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Valley Fever
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Rohvannyn posted:
I wanted to know about the symptoms of Valley Fever in cats. It's a disease specific to certain parts of Mexico and the Southwestern US, also known as coccidioidomycosis. I am wondering because my best friend, a black American Shorthair cat, died about a year and a half ago when I first moved to Arizona.

We'd all been exposed to a heck of a dust storm. He'd been under stress during the move as well, and was just starting to get back to normal when he got sick. We didn't have a place to live yet and were stuck in a tent, hence the exposure. Needless to say we couldn't afford emergency services. He wasn't exposed to poison or injury but got thinner and thinner, with respiratory symptoms and low appetite. The end of this sad tale was his death, because we were literally spending our last dollar on his food and didn't even have gas to get to the vet, should one have been found. We were waiting for a job to begin.

So this is why I was wondering about symptoms of Valley Fever. Could it have been this, or something else? The other cat, by the way, is happy and healthy and we are in a position now to care for her properly. In fact, we took in another one from the animal shelter a few months ago and he's fat and sassy too.
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srstephanie responded:
Hi Rohvannyn,

My condolences on the loss of your cat. I admit that I know nothing of coccidioidomycosis. The first place I usually go for good info is the Veterinary Partners website. It is run by the Veterinary Information Network (VIN). While VIN is restricted to vets, they created Veterinary Partners to give info for pet owners.

Here is a link to the Veterinary Partners page on coccidioidomycosis:
http://www.veterinarypartner.com/Content.plx?P=A&S=0&C=0&A=2652

According to that page, cats have slightly different symptoms than dogs ... and the respiratory phase (e.g. coughing) is rare in cats. But "rare" doesn't mean "never", so without being able to diagnostic tests, you will probably never know.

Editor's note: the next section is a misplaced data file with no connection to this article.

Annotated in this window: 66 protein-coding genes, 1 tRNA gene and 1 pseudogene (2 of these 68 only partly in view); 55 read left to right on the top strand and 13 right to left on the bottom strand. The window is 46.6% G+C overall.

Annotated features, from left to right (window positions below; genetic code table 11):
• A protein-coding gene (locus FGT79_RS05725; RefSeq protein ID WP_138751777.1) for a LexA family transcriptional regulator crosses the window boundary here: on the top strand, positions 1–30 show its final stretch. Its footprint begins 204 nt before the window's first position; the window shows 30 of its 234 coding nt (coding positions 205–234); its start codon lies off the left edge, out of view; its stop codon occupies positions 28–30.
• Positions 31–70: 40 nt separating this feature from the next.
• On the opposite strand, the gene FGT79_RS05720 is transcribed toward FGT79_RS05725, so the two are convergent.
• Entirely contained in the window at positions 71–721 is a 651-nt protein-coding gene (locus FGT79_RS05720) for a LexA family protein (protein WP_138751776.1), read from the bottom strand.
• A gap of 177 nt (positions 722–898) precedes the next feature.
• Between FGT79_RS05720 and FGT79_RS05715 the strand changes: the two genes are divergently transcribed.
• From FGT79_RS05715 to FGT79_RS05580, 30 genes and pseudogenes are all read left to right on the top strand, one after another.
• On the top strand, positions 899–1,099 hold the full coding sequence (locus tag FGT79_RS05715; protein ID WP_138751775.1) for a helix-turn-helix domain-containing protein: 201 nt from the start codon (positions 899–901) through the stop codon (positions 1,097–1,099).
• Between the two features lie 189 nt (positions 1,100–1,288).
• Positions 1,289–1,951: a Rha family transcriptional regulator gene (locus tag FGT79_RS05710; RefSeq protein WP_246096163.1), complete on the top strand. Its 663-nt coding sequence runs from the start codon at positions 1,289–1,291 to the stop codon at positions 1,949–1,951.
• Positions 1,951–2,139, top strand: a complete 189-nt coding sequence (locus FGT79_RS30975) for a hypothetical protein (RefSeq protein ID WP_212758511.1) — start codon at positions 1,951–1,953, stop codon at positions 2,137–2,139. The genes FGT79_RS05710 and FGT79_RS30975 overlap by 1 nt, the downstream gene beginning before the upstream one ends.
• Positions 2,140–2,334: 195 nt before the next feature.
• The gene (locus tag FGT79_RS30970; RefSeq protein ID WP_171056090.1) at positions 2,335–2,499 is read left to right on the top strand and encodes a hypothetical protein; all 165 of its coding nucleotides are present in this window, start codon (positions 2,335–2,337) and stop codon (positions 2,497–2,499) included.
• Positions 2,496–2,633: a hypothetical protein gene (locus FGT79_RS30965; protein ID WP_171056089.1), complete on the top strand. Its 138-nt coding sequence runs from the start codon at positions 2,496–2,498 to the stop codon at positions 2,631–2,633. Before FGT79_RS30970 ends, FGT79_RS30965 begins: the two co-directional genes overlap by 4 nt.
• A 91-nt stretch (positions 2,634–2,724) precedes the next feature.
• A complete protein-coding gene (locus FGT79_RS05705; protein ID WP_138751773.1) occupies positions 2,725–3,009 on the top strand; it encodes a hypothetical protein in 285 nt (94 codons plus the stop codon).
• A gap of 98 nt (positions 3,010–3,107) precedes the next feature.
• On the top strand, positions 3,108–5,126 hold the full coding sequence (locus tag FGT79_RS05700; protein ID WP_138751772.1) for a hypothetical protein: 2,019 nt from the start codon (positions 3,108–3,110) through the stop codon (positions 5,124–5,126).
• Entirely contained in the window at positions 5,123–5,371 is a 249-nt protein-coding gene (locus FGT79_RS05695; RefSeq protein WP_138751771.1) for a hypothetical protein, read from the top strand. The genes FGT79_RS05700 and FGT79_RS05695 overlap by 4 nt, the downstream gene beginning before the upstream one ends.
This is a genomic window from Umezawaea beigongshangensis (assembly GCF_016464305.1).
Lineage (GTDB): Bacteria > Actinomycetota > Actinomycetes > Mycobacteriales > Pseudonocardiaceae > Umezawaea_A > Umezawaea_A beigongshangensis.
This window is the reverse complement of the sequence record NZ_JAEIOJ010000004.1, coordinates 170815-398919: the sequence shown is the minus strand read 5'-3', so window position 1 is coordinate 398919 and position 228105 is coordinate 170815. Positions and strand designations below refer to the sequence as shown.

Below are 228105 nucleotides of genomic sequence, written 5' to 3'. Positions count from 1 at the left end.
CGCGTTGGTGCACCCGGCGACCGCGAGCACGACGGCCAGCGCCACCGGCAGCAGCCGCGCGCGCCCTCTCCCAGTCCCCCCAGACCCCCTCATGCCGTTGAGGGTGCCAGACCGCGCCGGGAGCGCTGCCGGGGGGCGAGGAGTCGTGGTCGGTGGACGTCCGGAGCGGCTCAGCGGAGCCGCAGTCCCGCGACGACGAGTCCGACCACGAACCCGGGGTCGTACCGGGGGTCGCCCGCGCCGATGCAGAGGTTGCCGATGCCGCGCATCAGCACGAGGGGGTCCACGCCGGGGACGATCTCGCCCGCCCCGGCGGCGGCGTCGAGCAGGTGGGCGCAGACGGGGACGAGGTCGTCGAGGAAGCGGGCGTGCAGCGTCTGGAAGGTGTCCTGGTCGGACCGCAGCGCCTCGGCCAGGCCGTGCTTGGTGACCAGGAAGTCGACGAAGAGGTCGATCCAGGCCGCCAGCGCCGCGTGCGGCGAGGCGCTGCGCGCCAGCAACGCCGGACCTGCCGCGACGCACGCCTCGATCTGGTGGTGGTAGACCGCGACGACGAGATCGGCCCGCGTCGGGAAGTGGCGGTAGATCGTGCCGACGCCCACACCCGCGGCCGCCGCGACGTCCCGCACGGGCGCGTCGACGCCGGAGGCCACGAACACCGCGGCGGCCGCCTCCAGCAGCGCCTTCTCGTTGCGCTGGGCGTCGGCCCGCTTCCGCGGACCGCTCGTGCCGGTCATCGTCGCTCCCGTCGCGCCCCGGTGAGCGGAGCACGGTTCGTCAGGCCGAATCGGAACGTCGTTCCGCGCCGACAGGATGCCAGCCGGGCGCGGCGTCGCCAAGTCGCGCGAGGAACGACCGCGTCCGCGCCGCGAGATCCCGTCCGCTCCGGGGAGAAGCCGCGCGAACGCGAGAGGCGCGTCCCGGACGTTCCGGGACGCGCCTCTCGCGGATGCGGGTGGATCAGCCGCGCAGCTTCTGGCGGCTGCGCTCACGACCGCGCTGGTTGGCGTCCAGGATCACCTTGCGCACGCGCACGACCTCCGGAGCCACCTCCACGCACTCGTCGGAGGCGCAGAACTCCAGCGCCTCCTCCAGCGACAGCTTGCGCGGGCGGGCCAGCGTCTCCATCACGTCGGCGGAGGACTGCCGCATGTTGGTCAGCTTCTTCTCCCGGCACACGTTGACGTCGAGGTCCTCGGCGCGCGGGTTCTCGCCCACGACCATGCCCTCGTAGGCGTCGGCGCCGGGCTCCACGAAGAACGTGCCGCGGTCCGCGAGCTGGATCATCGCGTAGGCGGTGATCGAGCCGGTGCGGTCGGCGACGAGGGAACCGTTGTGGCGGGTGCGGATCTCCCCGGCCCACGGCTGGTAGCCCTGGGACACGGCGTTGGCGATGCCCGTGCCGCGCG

The Vet Partners info says that about 60% of animals and people that are exposed to coccidioidomycosis do not get sick, and only the presence of antibodies indicates they were exposed. So, that would make sense that you and your other cat remained healthy.

There are many things that can cause weight loss, lack of appetite and respiratory symptoms ... so it is probably impossible to know if your cat had coccidioidomycosis. I'll be interested in what the vets here say. I live in Canada and this is all new to me.

Stephanie in Montreal
 
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AMERICAN VETERINARY MEDICAL ASSOCIATION
Bonnie Beaver, BS, DVM, MS responded:
I am very sorry to hear about your cats sad end and know that you miss him very much.

Coccidioidomycosis is a fungal disease that is in the soil in certain areas of the country. Where the organism settles in a cat's body will determine what signs it shows. The most common signs are skin disease (draining lesions, abscesses, and skin masses), fever, not wanting to eat, and weight loss. they can also show signs of difficulty breathing, lameness, neurologic or eye abnormalities.

In areas where this fungus lives, veterinarians always keep in in the back of their minds as a possible cause of an ADR (ain't doing right) in animals (physicians do in people in that area too). fortunately the infection as a problem isn't that common, but it can be really bad for some that get it.

Again, I am sorry to hear about your cat, but glad to hear that you are going to provide a loving home for another one now.
 
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Rohvannyn replied to srstephanie's response:
Stephanie, I notice with delight that your kitty looks very much like Mouse, my little rescue! In fact, when I saw the picture I thought "did I somehow manage to upload her as my profile ID as I'd wanted to?" Thank you for your response. As a matter of fact, I also got quite ill after the dust storm, and so did my partner, though less so because she's had it before.
 
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Rohvannyn replied to Bonnie Beaver, BS, DVM, MS's response:
Yes, Evgeny was adopted just before Christmas. He's a 15 pound gray and tan tabby cat, neutered, and is somewhere between 4 and 6 years of age. There have been some adjustment issues, such as him being really sweet at first and then later deciding it's okay to hiss any time we set limits, but ultimately he's a good cat and we're glad to have him. Now if only we can stop him from opening every cabinet in the house to look for sugar to eat! Time to get some child safe latches.
 
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Annie_WebMD_Staff replied to Rohvannyn's response:
Hi Rohvannyn,

I also have to get some child proof locks again for my under the sink kitchen cabinet doors because my 13 pound big boy Charlie has figured out how to open those doors. Only my first cat was clever enough to do that. He's figured out how to do it too! He can tear a bag of garbage open and make a mess and I don't want to clean that up!

- Annie
There's nothing better than a warm fuzzy hug from your pet!


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